Her eye (I 'm very fond of handsome eyes)
Was large and dark, suppressing half its fire
Until she spoke, then through its soft disguise
Flash'd an expression more of pride than ire,
And love than either; and there would arise
A something in them which was not desire,
But would have been, perhaps, but for the soul
Which struggled through and chasten'd down the whole.
Her glossy hair was cluster'd o'er a brow
Bright with intelligence, and fair, and smooth;
Her eyebrow's shape was like th' aerial bow,
Her cheek all purple with the beam of youth,
Mounting at times to a transparent glow,
As if her veins ran lightning; she, in sooth,
Possess'd an air and grace by no means common:
Her stature tall—I hate a dumpy woman.
Wedded she was some years, and to a man
Of fifty, and such husbands are in plenty;
And yet, I think, instead of such a ONE
'T were better to have TWO of five-and-twenty,
Especially in countries near the sun:
And now I think on 't, 'mi vien in mente,'
Ladies even of the most uneasy virtue
Prefer a spouse whose age is short of thirty.
'T is a sad thing, I cannot choose but say,
And all the fault of that indecent sun,
Who cannot leave alone our helpless clay,
But will keep baking, broiling, burning on,
That howsoever people fast and pray,
The flesh is frail, and so the soul undone:
What men call gallantry, and gods adultery,
Is much more common where the climate 's sultry.
Happy the nations of the moral North!
Where all is virtue, and the winter season
Sends sin, without a rag on, shivering forth
('T was snow that brought St. Anthony to reason);
Where juries cast up what a wife is worth,
By laying whate'er sum in mulct they please on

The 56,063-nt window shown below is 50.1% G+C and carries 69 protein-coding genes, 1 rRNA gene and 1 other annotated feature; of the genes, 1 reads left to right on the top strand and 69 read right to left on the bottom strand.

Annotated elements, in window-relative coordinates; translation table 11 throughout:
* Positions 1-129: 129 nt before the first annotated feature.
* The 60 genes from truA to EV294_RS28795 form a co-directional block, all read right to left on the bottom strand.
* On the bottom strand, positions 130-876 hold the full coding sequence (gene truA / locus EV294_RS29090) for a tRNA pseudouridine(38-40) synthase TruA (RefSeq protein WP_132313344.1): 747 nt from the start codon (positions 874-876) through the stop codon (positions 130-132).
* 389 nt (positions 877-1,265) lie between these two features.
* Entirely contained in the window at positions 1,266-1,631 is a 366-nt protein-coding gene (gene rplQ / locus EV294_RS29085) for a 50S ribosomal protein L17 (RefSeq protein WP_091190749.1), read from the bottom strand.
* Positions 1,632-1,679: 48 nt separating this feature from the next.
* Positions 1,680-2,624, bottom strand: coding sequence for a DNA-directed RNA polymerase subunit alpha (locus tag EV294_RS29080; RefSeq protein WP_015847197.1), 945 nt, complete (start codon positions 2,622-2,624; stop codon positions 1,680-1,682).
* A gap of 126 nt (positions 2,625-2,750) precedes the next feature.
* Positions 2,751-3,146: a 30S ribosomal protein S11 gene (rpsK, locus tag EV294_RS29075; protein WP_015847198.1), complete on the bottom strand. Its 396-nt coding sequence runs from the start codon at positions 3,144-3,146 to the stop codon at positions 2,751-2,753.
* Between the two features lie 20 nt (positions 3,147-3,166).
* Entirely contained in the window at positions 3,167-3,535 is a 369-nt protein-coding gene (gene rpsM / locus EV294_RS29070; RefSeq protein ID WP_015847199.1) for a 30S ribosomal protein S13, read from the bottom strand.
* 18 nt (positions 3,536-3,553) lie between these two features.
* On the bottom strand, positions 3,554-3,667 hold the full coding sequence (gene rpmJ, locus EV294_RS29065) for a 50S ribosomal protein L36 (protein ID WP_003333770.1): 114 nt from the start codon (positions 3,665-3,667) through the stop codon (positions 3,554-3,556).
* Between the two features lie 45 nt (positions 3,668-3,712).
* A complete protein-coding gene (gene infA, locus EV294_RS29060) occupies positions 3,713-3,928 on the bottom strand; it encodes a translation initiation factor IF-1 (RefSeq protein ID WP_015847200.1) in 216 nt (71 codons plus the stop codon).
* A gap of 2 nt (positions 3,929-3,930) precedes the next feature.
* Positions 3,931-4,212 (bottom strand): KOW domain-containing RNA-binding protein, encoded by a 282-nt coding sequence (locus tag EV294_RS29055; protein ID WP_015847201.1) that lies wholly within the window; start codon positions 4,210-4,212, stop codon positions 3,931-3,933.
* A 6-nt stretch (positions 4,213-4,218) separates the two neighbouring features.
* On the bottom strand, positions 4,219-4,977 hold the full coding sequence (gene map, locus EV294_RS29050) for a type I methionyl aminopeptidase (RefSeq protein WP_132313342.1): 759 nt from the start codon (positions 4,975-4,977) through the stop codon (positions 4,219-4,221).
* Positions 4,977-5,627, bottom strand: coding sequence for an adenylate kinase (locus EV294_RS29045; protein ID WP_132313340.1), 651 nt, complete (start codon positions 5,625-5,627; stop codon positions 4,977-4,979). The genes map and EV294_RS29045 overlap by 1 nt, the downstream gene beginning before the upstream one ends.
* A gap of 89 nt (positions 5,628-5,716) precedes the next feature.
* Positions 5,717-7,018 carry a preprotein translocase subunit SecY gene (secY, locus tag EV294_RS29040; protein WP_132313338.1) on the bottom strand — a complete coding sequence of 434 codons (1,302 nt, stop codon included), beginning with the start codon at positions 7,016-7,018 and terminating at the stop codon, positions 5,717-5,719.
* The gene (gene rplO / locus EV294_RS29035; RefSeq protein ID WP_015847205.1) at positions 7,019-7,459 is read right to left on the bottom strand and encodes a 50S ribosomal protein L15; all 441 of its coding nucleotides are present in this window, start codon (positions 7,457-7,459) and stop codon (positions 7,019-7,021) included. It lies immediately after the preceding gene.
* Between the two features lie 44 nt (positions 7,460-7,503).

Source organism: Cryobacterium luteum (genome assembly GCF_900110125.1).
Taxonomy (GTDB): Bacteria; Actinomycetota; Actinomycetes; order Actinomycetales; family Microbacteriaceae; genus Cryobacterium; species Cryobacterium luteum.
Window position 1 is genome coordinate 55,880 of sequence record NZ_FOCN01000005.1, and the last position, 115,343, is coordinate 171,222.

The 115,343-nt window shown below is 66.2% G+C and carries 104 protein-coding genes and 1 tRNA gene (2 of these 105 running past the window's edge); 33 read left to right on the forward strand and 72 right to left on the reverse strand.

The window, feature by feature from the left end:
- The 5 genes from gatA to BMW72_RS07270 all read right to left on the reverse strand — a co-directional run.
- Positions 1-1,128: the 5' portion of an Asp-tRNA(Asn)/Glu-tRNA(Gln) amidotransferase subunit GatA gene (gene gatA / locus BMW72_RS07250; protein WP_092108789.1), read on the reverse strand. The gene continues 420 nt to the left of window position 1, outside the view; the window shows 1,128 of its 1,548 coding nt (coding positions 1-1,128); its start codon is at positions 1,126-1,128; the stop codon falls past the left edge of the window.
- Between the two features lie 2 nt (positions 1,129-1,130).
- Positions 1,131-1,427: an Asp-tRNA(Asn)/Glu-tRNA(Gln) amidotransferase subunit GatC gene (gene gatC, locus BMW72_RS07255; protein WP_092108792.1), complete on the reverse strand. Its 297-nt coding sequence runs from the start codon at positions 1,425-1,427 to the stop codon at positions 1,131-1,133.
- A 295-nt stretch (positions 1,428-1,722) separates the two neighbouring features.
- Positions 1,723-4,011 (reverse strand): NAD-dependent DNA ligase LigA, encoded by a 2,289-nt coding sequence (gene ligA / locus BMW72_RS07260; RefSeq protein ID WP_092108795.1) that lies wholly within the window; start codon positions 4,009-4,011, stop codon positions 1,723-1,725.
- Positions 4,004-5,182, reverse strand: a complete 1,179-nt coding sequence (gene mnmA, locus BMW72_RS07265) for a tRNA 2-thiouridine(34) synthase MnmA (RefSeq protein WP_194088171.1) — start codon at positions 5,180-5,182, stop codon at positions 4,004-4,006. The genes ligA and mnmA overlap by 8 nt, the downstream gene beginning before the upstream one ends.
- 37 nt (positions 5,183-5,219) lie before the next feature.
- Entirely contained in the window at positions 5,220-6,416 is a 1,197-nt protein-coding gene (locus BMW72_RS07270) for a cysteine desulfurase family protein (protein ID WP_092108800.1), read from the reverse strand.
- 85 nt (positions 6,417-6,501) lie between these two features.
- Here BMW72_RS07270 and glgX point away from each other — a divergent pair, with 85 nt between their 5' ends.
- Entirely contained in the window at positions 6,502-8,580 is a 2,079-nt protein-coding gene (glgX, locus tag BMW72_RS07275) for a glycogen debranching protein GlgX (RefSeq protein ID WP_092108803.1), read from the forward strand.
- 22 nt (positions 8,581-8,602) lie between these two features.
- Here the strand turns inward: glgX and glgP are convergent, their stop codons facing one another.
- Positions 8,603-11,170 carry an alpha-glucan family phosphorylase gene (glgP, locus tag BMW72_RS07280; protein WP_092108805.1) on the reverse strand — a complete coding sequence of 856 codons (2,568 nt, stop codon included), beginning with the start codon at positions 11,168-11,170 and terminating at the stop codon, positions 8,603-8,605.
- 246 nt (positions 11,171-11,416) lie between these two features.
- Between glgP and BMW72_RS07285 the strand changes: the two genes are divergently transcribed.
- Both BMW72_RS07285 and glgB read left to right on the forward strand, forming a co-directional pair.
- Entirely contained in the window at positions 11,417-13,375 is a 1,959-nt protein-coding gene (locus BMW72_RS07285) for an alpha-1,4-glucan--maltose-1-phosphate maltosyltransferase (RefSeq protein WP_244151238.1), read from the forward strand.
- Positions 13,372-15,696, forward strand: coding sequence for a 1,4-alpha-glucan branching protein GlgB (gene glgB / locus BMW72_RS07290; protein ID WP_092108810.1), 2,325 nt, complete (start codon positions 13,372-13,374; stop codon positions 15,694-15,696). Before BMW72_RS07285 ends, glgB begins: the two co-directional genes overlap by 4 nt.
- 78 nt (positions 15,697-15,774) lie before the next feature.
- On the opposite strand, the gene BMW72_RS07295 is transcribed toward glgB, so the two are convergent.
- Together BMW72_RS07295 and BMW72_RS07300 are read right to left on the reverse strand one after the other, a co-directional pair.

The lover, who must pay a handsome price,
Because it is a marketable vice.
I love the way Byron can drift from subtle, veiled dissection of an effect in the first verse above, to a brief insulting aside ("I hate a dumpy woman"), before rounding on elderly husbands and philosophising on the difference in sensuality between hot and cold climates.
It is the airy discourse of a man confident in society, working his way through several glasses of fine liquor as he goes raising an eyebrow here, tipping a wink there, sighing, wrinkling his brow, laughing, digressing then moving on with the story. He is fully in control of tone and register. The swagger is becomingly tired but light. It is the end of the day not the beginning.
All this is a few verses from Chapter One. Of course it is light verse, but light verse with a muscular heroic sweep. The story blows past us like a gale, but never so much like a gale that we cannot turn from it to let fall some remark about something quite different.
That is what is so marvellous about Don Juan. Byron loafs, he clowns, he sings, then gets on with the tale. Auden did it without the heroics or the glamour, Tony Harrison could have done it technically, with a frown but without the aristocratic lightness (what use would he have for aristocratic lightness? a cavalier laddishness he could manage in his earlier poems). Most of us would look a little stiff in the costume, but there's no harm donning costume now and then. Perhaps we can wear it in.
One project brewing is a collaborative updating of the tale of Don Juan. Long deadline calling from afar.